For generations referees were drawn from the professional classes, people who were educated and accustomed to learning and applying rules. This happened across the world, not just in Scotland, where refereeing was very much a white-collar business in a blue collar country.
It was an impoverished immigrant community which formed Celtic, the descendants of whom were largely responsible for nourishing the club through the subsequent generations. Equal access to education in Scotland came with the liberalisation that swept across the UK in 1918.
Self-improvement followed, but even those of us who left school in the 1980s were told by guidance teachers that certain careers were unlikely to be open to us. Large engineering employers in Lanarkshire were closed to Celtic-types when I graduated in the late 80s.
Speak to lawyers, who will explain why so many Celtic supporting colleagues practice the in the less-attractive criminal law side of the industry. Banking, brewing and publishing were the same. That recently, the professional classes, where referees were still drawn from, were under-represented by Celtic fans.
This is not a rant about social inequality. Social inequality is a fact of life for post-immigrant communities across the globe and for this community, things have improved beyond all recognition in recent decades. Celtic fans now have access to work their grandfathers could never dream of. Including refereeing.
For many of us, things going wrong on the football field is triggering. Echoes through the generations try to explain what our eyes see. Prejudice? No. No one is trying to do you down. What about bias? Bias is different. We are all biased, the pages of CQN are full of examples. If you think you are not biased, you should do more self-reflection. Referees are no better than you and me in this respect, but they can still be fair referees.
What is beyond doubt is that our football is not being refereed in a manner that is open and consistent with the Rules of the Game. Before the World Cup I wrote here that the SFA should use the weeks without top-flight football to train their referees on the handball rule. When football returned on Thursday, the handball rule seems to have changed significantly.
If this has happened, by SFA Head of Referee Operations, Crawford Allan, who was so quick last season to postulate that a Celtic goal may have been offside, has a duty to explain to the public why they are not seeing consistency. To remain silent is as much a dereliction of duty as to allow this apparent inconsistency in the first place. Be open and communicate clearly without reference to any incident or club.
Last night Liel Abada was in an offside position when a forward pass was made. He was not offside at this time as he was some distance away and not interfering with play. A Livingston defender attempted to head the ball forward but miscued, playing the ball in the direction of Abada instead, who duly scored.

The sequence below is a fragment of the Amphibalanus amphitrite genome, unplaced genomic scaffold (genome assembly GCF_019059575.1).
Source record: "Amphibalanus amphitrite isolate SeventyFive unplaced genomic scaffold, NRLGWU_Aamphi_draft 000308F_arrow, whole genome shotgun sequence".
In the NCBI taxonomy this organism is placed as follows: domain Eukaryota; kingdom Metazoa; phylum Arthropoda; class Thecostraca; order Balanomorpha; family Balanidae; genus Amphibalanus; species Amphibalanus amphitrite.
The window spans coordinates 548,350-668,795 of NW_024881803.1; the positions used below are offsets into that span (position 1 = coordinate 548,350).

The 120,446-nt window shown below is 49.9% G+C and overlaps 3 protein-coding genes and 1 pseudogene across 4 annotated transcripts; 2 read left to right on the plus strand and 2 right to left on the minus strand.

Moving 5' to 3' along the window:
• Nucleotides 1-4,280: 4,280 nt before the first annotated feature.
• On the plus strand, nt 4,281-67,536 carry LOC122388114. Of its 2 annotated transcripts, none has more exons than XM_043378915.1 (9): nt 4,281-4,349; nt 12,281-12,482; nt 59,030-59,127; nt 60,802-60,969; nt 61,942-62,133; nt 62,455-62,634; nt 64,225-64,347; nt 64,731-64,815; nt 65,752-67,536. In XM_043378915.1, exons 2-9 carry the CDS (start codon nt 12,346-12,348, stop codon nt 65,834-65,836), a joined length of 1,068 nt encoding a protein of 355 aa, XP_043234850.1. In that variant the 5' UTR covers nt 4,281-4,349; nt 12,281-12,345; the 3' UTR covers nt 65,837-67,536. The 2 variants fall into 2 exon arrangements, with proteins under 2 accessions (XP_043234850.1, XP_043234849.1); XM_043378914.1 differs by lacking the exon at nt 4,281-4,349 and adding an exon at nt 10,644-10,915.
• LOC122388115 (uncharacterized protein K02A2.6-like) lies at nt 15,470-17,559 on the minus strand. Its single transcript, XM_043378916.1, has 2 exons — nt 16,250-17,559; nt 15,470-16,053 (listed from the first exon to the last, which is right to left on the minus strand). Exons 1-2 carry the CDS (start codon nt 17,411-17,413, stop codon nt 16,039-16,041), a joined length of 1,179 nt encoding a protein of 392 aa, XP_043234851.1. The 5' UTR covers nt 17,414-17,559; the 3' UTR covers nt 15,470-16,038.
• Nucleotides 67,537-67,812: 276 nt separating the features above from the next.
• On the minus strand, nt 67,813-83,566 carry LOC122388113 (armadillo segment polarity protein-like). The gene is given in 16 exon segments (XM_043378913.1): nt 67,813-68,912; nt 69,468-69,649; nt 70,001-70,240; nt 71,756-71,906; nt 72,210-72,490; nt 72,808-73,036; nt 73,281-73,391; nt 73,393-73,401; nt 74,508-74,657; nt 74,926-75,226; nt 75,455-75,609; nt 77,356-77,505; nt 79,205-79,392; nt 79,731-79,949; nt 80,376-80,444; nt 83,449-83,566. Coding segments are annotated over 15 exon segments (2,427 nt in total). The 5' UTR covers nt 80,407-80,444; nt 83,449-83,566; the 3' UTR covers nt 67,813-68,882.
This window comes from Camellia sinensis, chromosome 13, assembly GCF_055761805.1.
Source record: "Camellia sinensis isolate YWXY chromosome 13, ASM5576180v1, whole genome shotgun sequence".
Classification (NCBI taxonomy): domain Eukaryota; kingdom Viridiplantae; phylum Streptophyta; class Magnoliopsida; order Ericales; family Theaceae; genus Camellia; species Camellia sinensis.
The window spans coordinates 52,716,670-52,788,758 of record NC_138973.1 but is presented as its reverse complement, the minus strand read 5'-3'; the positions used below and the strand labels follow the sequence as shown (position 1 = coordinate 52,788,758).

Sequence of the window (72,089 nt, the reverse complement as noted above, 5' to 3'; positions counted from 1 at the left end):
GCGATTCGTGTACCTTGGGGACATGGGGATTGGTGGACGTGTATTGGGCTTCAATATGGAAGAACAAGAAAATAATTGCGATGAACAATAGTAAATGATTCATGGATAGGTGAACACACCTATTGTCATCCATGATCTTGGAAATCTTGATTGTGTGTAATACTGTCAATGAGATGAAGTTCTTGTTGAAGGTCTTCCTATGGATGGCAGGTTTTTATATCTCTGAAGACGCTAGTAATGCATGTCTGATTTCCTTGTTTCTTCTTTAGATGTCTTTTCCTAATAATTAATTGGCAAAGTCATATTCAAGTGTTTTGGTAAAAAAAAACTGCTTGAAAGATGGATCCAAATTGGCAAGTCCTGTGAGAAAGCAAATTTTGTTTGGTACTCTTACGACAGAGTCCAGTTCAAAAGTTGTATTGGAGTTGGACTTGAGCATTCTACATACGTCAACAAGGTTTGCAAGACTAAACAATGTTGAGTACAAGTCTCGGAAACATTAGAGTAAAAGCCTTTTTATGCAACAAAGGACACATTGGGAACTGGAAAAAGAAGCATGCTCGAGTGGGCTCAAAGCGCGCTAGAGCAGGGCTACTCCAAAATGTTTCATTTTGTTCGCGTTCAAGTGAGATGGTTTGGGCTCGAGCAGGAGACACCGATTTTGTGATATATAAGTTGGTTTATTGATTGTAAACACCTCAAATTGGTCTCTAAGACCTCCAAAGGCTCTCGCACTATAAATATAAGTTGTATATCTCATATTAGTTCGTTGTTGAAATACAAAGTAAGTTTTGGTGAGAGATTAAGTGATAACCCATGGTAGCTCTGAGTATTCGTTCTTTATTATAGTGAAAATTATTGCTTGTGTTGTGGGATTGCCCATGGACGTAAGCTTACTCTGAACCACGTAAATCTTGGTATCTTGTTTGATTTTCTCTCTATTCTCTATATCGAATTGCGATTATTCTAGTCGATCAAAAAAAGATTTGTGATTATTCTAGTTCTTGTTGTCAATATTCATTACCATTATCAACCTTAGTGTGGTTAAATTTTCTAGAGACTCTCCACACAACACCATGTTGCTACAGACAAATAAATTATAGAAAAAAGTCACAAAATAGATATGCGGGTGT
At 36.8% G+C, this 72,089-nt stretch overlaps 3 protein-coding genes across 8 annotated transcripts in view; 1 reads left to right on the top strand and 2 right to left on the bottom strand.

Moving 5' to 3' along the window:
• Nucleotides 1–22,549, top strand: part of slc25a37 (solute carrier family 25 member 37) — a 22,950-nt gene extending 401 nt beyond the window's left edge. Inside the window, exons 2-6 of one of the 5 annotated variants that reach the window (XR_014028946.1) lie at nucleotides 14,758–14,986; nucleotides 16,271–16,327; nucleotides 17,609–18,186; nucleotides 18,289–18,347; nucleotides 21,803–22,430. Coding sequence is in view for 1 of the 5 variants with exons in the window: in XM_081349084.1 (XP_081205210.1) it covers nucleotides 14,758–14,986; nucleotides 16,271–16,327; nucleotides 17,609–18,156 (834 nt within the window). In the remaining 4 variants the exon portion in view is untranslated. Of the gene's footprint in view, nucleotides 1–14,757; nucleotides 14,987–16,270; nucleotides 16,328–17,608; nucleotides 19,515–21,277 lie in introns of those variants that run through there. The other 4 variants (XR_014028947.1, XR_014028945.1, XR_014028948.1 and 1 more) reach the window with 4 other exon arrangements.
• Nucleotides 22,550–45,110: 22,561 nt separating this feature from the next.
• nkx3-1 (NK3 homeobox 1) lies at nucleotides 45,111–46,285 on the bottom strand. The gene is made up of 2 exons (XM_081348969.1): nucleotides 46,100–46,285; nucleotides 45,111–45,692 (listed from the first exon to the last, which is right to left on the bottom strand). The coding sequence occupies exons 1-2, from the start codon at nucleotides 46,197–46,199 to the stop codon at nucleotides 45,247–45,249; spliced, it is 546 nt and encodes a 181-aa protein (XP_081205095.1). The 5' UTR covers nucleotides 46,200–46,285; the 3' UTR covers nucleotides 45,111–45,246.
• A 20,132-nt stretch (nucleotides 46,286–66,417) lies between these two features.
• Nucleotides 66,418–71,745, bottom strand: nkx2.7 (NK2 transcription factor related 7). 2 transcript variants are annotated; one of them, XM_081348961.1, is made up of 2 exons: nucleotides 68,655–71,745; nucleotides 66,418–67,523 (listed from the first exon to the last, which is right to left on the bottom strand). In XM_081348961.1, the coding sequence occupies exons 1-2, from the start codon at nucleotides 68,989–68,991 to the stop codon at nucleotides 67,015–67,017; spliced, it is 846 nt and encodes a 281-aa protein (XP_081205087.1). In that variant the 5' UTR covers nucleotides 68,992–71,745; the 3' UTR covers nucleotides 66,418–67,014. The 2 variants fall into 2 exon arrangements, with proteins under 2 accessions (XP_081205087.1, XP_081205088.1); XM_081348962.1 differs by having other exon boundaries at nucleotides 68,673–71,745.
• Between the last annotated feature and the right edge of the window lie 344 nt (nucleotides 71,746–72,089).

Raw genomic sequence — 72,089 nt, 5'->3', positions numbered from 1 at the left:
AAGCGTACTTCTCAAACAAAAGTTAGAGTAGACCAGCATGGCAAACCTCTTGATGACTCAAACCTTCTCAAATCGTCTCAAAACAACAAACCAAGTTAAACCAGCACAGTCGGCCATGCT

The application of the rules here depend on the intent of the Livingston player. If he intended to play the ball, play is in a second phase, Abada is onside. If the ball struck the Livingston player, who had no intent to participate, play remains in the first phase and Abada is offside. Without question, the Livingston defender intended to head the ball. There is zero doubt.
With Abada standing in an offside position when the initial ball was played forward it is not a shock that VAR asked the referee to confirm what he thought the intent of the Livingston player was. VAR was still wrong to ask for the check, however, as they should only do so if a clear error was made and this incident did not reach that bar.
What then happened is a classic scenario where you can expect a wrong decision to be made. With VAR already erring, referee Euan Anderson approached the screen expecting to see something he missed. He probably knows the Rules of the Game better than you or me, but he is on the spot, flooded with adrenaline, when ordering his thoughts is difficult.
Was he biased? His grannie could come from Donegal for all I know, you may think otherwise but there is not enough evidence to substantiate a bias claim. What I can tell you is he was ill-prepared to referee Celtic v Livingston last night.
Topflight referees are out training most nights. It is a hard shift, they put a lot of work in, in order to be fit enough to get around a football field and keep up with full-time professional athletes. I cannot attest to how well they are trained or tested in the Rules of the Game. On this subject, there is abundant evidence that they are insufficiently trained to do the job they are paid to do.
That responsibility lies with Crawford Allan. He is not in position to oversee appointments and represent the SFA on the international stage, though he doubtlessly does this very well. His job is to make sure that referees know the rules, are given clear guidance and the reputation of our game is not brought into disrepute by the cold analysis offered by VAR.
I fear for what we will see at Ibrox on 2 January.